The main evidence for CO2 causing global warming lies in the proxy measurements of CO2 & temperature derived from polar ice cores.
Fig 1: Graph of temperature (blue), CO2 (green) & CH4 (purple) from 450,000BC to present
This plot shows the proxy values of CO2, methane (CH4) and temperature over time derived from measurements from ice-cores. But note, these proxy values are not the actual value of CO2, temperature or methane, instead they are indirect measurements of the original value. These indirect measurements appear to show that global temperature is high when CO2 & methane are high, and that global temperature is low when CO2 & methane is low. If the CO2 in the ice cores were the same as the atmosphere, it would show that global temperature is related to the level of methane and CO2 in some way.
Therefore it was assumed that there is a direct relationship: that CO2 level causes the temperature to respond. However, more detailed analysis showed that temperature causes the response in the level of CO2.
Moreover if true, this proxy record shows that CO2 levels change from a low of 180 parts per million
in the depths of ice ages to about 280 during the warm periods. This 100ppm change would make the recent change from around 300ppm before industrialisation to 400ppm “unprecedented”. So small range of CO2 in the ice core samples is seen as evidence that the recent change in CO2 is highly unusual. This is taken as proof that the change must be due to human activity.
Carbon 13 - the “fingerprint” of Mankind on CO2
One of the key pieces of evidence for human causation for the CO2 rise is that there have been changes to the carbon isotopes in the atmosphere. Isotopes are different forms of atoms with the same chemical behaviour but with different masses. Carbon has three main isotopes: carbon 12, carbon 13 & carbon 14 (For shorthand these are often written: 12C, 13C and 14C). Carbon 12 is the most common.
Fig 2: Recent evolution of CO2 (green) & the ratio of Carbon 13 to carbon 12 (δ13C in red). This shows CO2 has risen whilst the ratio of Carbon 13 to carbon 12 has dropped
Figure 2 (above) shows that whilst the level of CO2 has risen in the atmosphere, the ratio of carbon 13 to carbon 12 (δ13C) has dropped.
About 1% of carbon in atmospheric CO2 is carbon 13. But, the level in CO2 produced in fossil fuels, burning forests or rotting vegetation, has less carbon 13 than the atmosphere. This is because plants have a preference for the lighter isotope of carbon 12. So things like wood or fossil fuels which are formed from plant material have a lower level of carbon 13. If CO2 from these materials is released into the atmosphere, the the ratio of Carbon 13 to Carbon 12 in the atmosphere would decrease. So figure 2 is thought to show the “fingerprint” of humans: that as we burn fossil fuel, with lower levels of carbon 13, the proportion of Carbon 13 in the atmosphere drops.
Summary of the case
Taken together, the dropping carbon 13 levels, the unprecedented rise in CO2 & the correlation of CO2 and temperature are all believed to be conclusive proof that humans have caused man-made warming. The carbon 13 & apparently unprecedented rise appear to show the CO2 is man-made. The correlation is believed to show that the CO2 rise in turn caused global temperatures to rise; the so called smoking gun.
Are humans responsible for the rise in CO2 and does CO2 drive temperature change?
Are recent increase in temperature driven by CO2?
There were two key graphs in the presentation. The first was this:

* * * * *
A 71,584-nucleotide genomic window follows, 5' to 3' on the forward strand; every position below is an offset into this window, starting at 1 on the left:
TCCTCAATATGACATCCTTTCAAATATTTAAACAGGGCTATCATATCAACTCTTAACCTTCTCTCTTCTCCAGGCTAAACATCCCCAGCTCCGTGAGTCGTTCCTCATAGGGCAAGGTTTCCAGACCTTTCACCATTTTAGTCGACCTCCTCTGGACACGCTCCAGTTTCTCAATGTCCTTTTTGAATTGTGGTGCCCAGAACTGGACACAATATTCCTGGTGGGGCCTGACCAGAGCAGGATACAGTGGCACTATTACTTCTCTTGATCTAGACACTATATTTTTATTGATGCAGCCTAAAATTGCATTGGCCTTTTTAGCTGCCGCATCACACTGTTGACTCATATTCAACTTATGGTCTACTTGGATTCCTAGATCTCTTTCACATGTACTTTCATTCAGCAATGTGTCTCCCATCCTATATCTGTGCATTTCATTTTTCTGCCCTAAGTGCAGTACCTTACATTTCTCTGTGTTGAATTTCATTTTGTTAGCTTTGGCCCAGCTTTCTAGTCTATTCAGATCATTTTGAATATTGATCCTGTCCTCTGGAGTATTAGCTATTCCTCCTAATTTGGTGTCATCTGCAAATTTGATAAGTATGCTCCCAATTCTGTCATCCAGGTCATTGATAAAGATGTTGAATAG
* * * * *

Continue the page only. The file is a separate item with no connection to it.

Fig 3: Observed record (atmospheric measurements) Absolute value of CO2 in green and global temperature in blue. This shows poor correlation.
It shows a plot of the level of CO2 in the atmosphere (green) and global temperature (blue). This is usually interpreted as the rise in CO2 driving temperature. If true, we would expect the temperature plot to follow the plot of CO2. In contrast, except for the general upward trend, the two have no features in common. The CO2 plot curves upward, in contrast, with no general general warming after 1998, the temperature plot curves downward. The CO2 plot has a yearly cycle which hides other features. The temperature curve is full of sharp variations which cannot be seen in the plot of CO2.
Finding 1: Global temperature is poorly correlated with CO2.
However, the large yearly cycle of CO2 may be hiding fine detail. We can see if there is any detail in the CO2 curve by by averaging over a year to remove yearly changes and then plotting the rate of change. This removes the overall trend and magnifies any small rapid changes. This produces the blue plot in figure 4 below. In contrast to the level of CO2 shown in figure 3, the plot showing the rate of change of CO2 is a very close match to the global temperature curve in green (which has been similarly smoothed).
Fig 4: Plot of CO2 inter-yearly CO2 net emission rate against global temperature
This time, the two show a remarkable high level of correlation: they both share the same constant upward trend which is consistent over the whole period from 1964 to 2008, and almost every peak and trough in CO2 emissions has a corresponding peak or trough in global temperature. So is this the fingerprint showing that changes in CO2 drive global temperature?
No! The reason is that this time we have not shown the level of CO2 ,but net emissions of CO2 . When temperature is higher, there are more net emissions of CO2. When temperature is lower, there is less net emissions of CO2. This is very strong evidence that the rate of emissions is linked to global temperature. This is not what we would expect if CO2 were driving global temperatures.
Finding 2: Measurements of the atmosphere show that it is the rate of change of CO2 , not the level, which is closely related to global temperature.